A week before Deutsche Bank is expected to post a record third-quarter loss, its new co-chief executive dropped some more bad news on employees.
As Germany’s largest bank struggles to return to profitability, Co-Chief Executive John Cryan moved to buy more time before deciding whether to award employees with bonuses for top managers and traders. That will give Deutsche Bank more leeway in assessing its finances in early 2016 — and possibly shift some costs back to the final quarter of 2015.
Total pay and cash bonuses are usually announced in February, but that has now been pushed back to March. The bank’s personnel division informed the works council of the change by letter last Friday. Handelsblatt obtained a copy of the letter, and an official announcement to bank employees is expected soon.
The letter to the company works council said the board and top managers needed “better and more comprehensive knowledge of the final business result for 2015” before deciding the level of variable pay for the year.
Changing when bonuses are awarded to non-tariff employees — most who work in top management and investment banking — brings them into line with the timing of payments to employees governed by collective tariff agreements.
The structure of bonuses will remain almost unaltered, according to the letter. In 2014 nearly half of variable remuneration was paid in cash, and some of the rest spread over five years. The later date gives the board more time to determine the absolute levels being paid out.
The bank will report its third quarter results on October 29, when it also will release details of a new restructuring plan known as Strategy 2020 – a massive overhaul that is expected to include thousands of job cuts across the bank and the closure of many of its retail divisions outside of Europe.
Two weeks ago, the bank announced it would post a record loss of €6.2 billion, or about $7 billion, for the third quarter. Officials said that would take into account huge value adjustments, amortizations and provisions. That would mean losses of €1 billion for the first nine months of 2015—and it’s possible the bank could end up losing money for the whole year.
In a letter in early October, Mr. Cryan warned that, given the possible losses, the dividend for shareholders would either be reduced or canceled altogether. He also prepared employees for a reduction in bonuses. He wrote that stockholders would justifiably expect staff to bear some of the burden, rather than merely shareholders losing out. He emphasized that he wanted to achieve a fair balance, and now has asked for an extra month in which to see how this will pan out.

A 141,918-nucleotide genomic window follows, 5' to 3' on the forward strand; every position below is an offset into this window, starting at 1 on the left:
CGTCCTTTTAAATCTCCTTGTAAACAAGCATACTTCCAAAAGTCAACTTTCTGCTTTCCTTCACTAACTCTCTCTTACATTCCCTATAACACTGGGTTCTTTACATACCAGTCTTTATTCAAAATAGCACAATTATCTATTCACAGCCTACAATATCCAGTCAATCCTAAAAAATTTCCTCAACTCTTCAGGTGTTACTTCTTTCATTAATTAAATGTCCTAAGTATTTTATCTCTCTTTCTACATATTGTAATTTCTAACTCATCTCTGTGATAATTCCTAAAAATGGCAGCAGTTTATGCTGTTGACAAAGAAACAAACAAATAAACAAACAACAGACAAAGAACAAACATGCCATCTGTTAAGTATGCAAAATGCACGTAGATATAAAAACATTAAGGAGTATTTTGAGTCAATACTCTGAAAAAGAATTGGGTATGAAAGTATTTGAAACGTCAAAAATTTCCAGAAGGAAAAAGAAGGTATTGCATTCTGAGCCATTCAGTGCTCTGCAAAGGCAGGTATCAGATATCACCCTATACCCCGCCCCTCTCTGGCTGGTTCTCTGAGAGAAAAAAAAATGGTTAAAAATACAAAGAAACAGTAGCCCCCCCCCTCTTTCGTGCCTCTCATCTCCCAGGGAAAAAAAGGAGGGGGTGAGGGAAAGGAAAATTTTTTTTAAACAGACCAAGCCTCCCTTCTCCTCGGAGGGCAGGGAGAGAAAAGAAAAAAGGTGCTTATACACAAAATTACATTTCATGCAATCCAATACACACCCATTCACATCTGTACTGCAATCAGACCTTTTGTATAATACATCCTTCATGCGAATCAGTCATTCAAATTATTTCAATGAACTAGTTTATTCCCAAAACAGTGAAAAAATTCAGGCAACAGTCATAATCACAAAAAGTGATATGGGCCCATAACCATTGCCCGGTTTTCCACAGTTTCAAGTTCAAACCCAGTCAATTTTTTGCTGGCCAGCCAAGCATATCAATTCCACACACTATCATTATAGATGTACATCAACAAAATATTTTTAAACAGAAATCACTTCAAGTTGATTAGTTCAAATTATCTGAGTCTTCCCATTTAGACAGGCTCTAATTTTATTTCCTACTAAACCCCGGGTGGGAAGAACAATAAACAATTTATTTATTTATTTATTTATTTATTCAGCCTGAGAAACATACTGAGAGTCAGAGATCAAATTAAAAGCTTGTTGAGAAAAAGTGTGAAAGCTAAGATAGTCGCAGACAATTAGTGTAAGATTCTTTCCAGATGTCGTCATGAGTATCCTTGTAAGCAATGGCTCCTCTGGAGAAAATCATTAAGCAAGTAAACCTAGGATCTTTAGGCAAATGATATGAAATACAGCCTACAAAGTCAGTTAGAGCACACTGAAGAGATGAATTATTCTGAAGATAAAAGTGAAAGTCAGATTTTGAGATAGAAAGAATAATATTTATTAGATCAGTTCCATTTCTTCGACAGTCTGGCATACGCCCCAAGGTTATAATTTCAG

The letter to the company works council said the board and top managers needed “better and more comprehensive knowledge of the final business result for 2015” before deciding the level of variable pay for the year. The added time buffer would allow decisions about the distribution of variable remuneration to be properly examined on either a divisional or individual level.
What it all means is that Deutsche Bank doesn’t want to make a decision on bonuses until it has officially closed the books on the previous year. Adjustments are possible in the first months of the new year, and can affect results for the final quarter of 2015.
In February 2014, for example, the bank ended a long legal battle with the heirs of late media entrepreneur Leo Kirch — and were able to book the €925 million settlement with the Kirch family back to the final quarter of 2013.
The bonus delay signals a similar move is possible in early 2016, as the bank confronts record fines, damaging lawsuits and tough new regulations that weigh down investment banking. At the same time, positive effects cannot be excluded either.
The letter to the works council explained the decision to delay bonuses “reduces the risk of subsequent discoveries of financial or regulatory aspects making unsustainable the levels of remuneration which had been communicated.”
An added consequence of delaying bonus means March will be the new payment date in subsequent years as well.
Laura de la Motte is an editor at Handelsblatt in Frankfurt who covers banking and finance. To reach her: email@example.com